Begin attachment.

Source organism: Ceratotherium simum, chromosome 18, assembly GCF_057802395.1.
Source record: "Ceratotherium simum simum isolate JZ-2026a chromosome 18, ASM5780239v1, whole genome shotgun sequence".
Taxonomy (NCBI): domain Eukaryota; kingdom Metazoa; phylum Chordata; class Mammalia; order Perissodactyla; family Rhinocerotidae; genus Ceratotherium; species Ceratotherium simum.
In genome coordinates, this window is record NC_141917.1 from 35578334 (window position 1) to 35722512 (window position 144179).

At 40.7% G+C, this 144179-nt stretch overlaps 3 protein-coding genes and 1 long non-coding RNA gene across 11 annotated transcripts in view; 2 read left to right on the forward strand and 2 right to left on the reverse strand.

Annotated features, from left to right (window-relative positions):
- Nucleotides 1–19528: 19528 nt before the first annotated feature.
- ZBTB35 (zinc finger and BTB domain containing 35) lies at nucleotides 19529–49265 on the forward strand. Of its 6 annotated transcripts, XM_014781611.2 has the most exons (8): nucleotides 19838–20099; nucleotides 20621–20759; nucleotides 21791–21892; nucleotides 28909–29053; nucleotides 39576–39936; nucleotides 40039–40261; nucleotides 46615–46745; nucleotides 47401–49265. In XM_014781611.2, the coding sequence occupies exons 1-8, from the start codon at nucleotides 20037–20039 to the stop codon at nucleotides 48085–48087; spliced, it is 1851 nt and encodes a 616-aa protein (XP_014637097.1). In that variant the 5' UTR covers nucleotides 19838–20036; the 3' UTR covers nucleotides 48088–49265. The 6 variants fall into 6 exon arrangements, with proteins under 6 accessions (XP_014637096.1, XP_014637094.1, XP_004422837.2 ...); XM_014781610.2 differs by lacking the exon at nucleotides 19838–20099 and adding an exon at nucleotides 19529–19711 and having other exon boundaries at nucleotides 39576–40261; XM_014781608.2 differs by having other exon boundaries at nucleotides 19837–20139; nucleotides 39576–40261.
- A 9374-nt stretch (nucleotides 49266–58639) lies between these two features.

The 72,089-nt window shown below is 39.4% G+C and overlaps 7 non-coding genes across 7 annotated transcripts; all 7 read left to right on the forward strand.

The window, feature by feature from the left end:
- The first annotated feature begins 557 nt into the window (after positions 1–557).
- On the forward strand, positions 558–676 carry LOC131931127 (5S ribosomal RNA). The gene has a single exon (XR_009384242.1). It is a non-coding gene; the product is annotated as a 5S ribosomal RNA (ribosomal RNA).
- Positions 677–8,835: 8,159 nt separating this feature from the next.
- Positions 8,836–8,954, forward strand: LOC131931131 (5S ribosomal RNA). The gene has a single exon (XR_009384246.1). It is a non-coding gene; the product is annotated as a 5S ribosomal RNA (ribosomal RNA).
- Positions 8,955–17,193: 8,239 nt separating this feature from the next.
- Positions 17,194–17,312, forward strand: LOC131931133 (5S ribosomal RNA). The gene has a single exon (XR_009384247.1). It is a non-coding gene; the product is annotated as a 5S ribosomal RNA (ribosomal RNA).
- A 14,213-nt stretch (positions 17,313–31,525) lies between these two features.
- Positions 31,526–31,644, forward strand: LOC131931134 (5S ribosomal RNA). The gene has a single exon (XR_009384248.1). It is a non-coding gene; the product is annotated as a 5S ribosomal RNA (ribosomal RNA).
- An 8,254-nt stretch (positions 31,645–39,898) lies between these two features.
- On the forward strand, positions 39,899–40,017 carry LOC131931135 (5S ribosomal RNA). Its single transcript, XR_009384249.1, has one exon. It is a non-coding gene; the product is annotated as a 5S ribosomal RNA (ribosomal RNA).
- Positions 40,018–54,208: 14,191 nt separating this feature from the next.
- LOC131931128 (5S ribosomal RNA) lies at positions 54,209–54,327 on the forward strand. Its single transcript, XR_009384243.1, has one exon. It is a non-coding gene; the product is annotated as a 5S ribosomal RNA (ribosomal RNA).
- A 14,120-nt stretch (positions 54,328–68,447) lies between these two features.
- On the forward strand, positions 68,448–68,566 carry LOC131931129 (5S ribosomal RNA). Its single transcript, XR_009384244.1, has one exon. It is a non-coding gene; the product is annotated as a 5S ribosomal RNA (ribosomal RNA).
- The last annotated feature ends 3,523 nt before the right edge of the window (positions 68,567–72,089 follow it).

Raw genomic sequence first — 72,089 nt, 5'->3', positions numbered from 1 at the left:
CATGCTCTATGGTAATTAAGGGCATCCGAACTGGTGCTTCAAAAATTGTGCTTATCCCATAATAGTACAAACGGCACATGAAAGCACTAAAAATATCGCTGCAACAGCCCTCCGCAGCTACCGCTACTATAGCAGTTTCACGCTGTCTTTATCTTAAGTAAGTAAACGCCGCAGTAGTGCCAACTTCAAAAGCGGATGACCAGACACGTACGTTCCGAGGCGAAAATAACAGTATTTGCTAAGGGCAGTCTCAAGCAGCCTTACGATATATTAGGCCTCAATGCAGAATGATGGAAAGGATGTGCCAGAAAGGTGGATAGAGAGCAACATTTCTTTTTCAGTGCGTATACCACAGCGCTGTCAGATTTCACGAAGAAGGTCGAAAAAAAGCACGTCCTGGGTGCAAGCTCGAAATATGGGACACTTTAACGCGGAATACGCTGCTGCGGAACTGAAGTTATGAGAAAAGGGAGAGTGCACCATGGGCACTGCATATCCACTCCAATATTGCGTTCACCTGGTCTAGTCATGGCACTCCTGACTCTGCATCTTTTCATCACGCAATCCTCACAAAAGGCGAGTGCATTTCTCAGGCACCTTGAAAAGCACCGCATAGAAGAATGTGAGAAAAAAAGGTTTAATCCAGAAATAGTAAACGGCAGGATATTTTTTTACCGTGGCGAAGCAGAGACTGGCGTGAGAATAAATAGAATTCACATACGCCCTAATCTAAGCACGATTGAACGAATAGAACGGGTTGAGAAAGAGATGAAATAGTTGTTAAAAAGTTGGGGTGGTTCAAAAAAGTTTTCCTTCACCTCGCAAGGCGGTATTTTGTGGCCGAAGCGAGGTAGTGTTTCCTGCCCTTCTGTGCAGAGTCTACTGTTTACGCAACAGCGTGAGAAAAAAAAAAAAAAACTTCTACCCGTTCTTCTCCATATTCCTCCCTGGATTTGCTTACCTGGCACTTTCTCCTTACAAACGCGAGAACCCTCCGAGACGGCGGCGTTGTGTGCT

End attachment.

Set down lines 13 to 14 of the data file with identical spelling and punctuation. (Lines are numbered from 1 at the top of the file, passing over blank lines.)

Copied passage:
- On the forward strand, positions 558–676 carry LOC131931127 (5S ribosomal RNA). The gene has a single exon (XR_009384242.1). It is a non-coding gene; the product is annotated as a 5S ribosomal RNA (ribosomal RNA).
- Positions 677–8,835: 8,159 nt separating this feature from the next.